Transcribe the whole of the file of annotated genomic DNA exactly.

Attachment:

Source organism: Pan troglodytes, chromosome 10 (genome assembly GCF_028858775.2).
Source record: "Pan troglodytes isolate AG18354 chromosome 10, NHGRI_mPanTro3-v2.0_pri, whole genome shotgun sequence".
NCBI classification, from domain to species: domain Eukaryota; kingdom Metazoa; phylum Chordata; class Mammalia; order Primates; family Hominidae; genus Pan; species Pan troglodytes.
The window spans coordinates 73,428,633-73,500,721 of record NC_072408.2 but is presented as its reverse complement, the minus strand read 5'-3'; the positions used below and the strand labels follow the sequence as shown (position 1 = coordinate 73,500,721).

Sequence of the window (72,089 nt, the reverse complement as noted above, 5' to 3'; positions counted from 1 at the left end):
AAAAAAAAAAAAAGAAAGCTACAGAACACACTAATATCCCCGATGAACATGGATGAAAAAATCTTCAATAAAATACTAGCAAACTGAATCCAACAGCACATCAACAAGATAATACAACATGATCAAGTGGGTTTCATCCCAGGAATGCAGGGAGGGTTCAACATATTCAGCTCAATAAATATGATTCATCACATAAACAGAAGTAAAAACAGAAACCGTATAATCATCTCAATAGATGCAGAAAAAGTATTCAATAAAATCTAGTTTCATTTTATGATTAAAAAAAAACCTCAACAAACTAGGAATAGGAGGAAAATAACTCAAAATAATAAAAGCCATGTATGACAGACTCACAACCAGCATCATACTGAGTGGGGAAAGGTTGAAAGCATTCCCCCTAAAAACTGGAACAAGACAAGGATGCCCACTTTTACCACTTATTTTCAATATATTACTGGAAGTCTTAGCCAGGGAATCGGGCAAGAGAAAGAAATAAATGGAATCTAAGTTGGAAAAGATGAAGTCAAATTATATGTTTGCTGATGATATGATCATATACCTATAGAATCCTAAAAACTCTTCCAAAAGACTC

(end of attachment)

Source organism: Pan troglodytes, chromosome 10 (genome assembly GCF_028858775.2).
Source record: "Pan troglodytes isolate AG18354 chromosome 10, NHGRI_mPanTro3-v2.0_pri, whole genome shotgun sequence".
NCBI classification, from domain to species: domain Eukaryota; kingdom Metazoa; phylum Chordata; class Mammalia; order Primates; family Hominidae; genus Pan; species Pan troglodytes.
The window spans coordinates 73,428,633-73,500,721 of record NC_072408.2 but is presented as its reverse complement, the minus strand read 5'-3'; the positions used below and the strand labels follow the sequence as shown (position 1 = coordinate 73,500,721).

Sequence of the window (72,089 nt, the reverse complement as noted above, 5' to 3'; positions counted from 1 at the left end):
AAAAAAAAAAAAAGAAAGCTACAGAACACACTAATATCCCCGATGAACATGGATGAAAAAATCTTCAATAAAATACTAGCAAACTGAATCCAACAGCACATCAACAAGATAATACAACATGATCAAGTGGGTTTCATCCCAGGAATGCAGGGAGGGTTCAACATATTCAGCTCAATAAATATGATTCATCACATAAACAGAAGTAAAAACAGAAACCGTATAATCATCTCAATAGATGCAGAAAAAGTATTCAATAAAATCTAGTTTCATTTTATGATTAAAAAAAAACCTCAACAAACTAGGAATAGGAGGAAAATAACTCAAAATAATAAAAGCCATGTATGACAGACTCACAACCAGCATCATACTGAGTGGGGAAAGGTTGAAAGCATTCCCCCTAAAAACTGGAACAAGACAAGGATGCCCACTTTTACCACTTATTTTCAATATATTACTGGAAGTCTTAGCCAGGGAATCGGGCAAGAGAAAGAAATAAATGGAATCTAAGTTGGAAAAGATGAAGTCAAATTATATGTTTGCTGATGATATGATCATATACCTATAGAATCCTAAAAACTCTTCCAAAAGACTC